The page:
Updated Sunday March 22 – 10 am
About 200 people rallied in support of an effort to build an NFL stadium in Carson Saturday as organizers of a petition drive aimed at expediting those plans announced they have gathered more than 14,000 signatures in eight days, easily topping the 8,041 needed to get the proposal before the City Council.
“I’m gratified, but not surprised,” said Fred MacFarlane of the pro-stadium group Carson2gether. “I’m not surprised because the indications that we would be pretty successful were evident early on when we first announced this football stadium project (on Feb. 20).”
Enthusiasm has built since then, aided by news coverage and support from city leaders and the business and labor community, he said.
“I didn’t predict nor did I expect accomplishing 14,000 signatures gathered in eight days, but it definitely feels good to have accomplished that,” MacFarlane added.
The petition drive began March 12 and continues through Sunday.
MacFarlane said today’s event was dubbed the “Red Zone Rally” because “metaphorically, that’s where we are with our petition drive.” In football parlance, being in the “red zone” means a team is nearing the end zone.
The San Diego Chargers and Oakland Raiders announced Feb. 19 they are working on a joint proposal to build a 72,000-seat stadium at Del Amo Boulevard and the San Diego (405) Freeway in Carson if they are unable to strike deals for new facilities in their respective cities.
Following the lead of Inglewood, where St. Louis Rams owner Stan Kroenke is planning to build a stadium at the former Hollywood Park racetrack site, backers of the Carson stadium want to push the project forward through the initiative process.
With enough petition signatures, the project will go directly to the Carson City Council, which can either approve it outright or place the issue on the ballot. The initiative process allows the project to avoid lengthy and expensive environmental reviews.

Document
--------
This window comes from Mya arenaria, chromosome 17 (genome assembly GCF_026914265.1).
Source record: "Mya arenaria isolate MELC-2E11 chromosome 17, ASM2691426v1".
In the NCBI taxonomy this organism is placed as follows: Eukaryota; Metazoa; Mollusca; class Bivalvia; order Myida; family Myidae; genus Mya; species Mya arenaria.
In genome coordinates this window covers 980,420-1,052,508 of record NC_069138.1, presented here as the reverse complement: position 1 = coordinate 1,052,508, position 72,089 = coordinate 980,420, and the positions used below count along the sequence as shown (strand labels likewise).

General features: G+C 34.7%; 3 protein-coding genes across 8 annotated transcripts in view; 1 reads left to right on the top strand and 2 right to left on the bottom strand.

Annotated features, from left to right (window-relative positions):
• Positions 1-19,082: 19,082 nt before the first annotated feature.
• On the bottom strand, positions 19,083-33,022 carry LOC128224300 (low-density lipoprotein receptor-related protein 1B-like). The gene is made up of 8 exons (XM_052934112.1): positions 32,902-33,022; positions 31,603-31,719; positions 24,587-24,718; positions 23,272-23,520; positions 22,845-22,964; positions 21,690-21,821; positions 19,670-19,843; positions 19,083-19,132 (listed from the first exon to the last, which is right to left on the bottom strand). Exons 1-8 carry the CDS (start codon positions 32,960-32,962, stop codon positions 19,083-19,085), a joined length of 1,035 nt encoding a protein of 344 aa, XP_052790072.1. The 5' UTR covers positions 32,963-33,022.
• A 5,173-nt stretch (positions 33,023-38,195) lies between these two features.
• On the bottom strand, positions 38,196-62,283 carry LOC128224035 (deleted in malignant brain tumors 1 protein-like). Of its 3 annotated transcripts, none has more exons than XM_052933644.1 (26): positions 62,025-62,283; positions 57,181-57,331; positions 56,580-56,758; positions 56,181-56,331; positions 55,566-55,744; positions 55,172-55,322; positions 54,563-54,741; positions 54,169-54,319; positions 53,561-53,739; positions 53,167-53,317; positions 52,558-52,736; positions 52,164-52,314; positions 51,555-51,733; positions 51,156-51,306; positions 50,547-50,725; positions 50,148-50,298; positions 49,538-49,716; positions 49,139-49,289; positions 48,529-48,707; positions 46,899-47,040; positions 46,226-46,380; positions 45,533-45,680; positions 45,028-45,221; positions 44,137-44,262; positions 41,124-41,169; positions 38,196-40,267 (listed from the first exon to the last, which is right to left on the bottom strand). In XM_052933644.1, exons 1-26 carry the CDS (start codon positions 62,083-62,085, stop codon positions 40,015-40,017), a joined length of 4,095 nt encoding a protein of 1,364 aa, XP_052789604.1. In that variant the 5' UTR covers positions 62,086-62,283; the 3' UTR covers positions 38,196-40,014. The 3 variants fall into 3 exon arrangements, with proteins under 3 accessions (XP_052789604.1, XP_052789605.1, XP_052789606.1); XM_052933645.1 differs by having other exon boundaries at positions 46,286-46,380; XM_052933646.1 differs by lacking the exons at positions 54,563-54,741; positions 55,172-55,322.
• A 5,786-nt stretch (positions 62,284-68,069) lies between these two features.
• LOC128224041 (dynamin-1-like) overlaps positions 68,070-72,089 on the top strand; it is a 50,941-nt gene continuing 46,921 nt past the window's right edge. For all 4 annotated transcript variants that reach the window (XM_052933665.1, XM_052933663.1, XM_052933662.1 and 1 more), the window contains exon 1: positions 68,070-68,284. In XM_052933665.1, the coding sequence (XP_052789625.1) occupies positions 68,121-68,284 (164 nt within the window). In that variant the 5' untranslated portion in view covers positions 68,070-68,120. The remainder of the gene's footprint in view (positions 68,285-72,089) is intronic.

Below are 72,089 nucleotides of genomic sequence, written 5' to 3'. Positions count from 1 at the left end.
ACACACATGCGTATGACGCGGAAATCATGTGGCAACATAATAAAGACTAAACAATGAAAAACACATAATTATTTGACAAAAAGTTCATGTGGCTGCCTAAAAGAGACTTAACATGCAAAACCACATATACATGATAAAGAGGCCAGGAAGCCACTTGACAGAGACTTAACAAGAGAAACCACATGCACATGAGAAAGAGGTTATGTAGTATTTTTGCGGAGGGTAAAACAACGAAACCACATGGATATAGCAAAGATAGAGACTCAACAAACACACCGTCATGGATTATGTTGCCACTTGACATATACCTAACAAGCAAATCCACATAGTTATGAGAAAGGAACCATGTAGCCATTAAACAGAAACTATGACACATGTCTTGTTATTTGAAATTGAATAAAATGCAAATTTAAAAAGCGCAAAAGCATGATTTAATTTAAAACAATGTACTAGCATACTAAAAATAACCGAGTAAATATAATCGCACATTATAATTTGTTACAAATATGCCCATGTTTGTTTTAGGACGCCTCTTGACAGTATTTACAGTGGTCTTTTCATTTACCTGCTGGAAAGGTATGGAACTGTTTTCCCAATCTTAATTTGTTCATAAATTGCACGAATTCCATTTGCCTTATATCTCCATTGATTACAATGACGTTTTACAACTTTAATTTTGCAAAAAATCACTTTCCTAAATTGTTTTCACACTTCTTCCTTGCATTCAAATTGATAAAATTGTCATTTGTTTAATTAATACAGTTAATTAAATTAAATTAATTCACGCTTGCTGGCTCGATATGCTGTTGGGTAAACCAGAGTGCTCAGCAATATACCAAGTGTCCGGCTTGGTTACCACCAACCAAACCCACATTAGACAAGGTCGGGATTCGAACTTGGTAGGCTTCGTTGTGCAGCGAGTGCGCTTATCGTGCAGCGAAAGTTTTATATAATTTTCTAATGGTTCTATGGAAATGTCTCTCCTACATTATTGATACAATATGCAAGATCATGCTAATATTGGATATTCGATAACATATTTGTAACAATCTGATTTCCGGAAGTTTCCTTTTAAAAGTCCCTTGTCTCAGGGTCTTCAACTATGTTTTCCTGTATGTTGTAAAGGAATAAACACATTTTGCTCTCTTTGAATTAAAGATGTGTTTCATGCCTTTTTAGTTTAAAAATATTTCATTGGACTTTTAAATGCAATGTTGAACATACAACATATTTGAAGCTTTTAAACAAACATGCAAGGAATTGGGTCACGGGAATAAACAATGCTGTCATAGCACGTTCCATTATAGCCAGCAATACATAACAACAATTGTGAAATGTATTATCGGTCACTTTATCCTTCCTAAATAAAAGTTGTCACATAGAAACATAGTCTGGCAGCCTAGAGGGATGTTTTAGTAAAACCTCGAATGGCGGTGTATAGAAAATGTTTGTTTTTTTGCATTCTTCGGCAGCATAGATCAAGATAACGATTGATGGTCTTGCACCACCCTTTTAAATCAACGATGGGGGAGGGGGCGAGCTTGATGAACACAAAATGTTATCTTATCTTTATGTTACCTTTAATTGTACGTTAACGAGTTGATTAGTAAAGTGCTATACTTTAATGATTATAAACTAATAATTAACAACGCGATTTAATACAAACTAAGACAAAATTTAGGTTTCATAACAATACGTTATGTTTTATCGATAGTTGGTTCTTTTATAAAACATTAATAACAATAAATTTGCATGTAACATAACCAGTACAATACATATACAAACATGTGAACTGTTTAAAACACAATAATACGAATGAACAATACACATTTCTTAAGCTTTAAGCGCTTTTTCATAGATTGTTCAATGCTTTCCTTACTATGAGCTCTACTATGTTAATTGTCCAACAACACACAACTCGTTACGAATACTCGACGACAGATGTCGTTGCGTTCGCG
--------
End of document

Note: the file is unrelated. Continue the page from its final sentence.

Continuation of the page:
The Inglewood City Council voted unanimously Feb. 24 to approve an initiative allowing for construction of Kroenke’s planned 80,000-seat stadium. Although Kroenke is behind the project, the Rams have not announced any intention of moving back to the Los Angeles area.
The Carson proposal has come under fire from officials with entertainment giant AEG, which recently scrapped its plan to build an NFL stadium in downtown Los Angeles. AEG Vice Chairman Ted Fikre said the company supports efforts to bring the NFL back to the area, but his firm opposes the fast-track petition drives being used to circumvent state environmental review laws.
An NFL team has not played in the Los Angeles area since 1994, when the Raiders and Rams relocated.
On Monday at 10:30 a.m., petition drive organizers will hold a small victory parade from the DoubleTree hotel to City Hall, where 30 boxes of signatures will be presented, MacFarlane said.
Reminded that other efforts to build NFL stadiums in the area, even before the Rams and Raiders skipped town, have not been successful, MacFarlane said those plans were driven by developers rather than, as in Carson’s case, team owners.
“In this case, we have two teams that want to create an option for themselves (should their home markets prove unable to accommodate them),” he said.
A deal by the the Chargers to purchase the 168-acre stadium parcel is due to close at the end of the month, according to the Los Angeles Times.
“We think that when the NFL owners look at various proposals for the Los Angeles market, they (will) find that the one that’s in Carson is one that looks good to them,” MacFarlane said. “We want to make sure they understand this community is ready for (NFL) football and that they look favorably on this proposal.”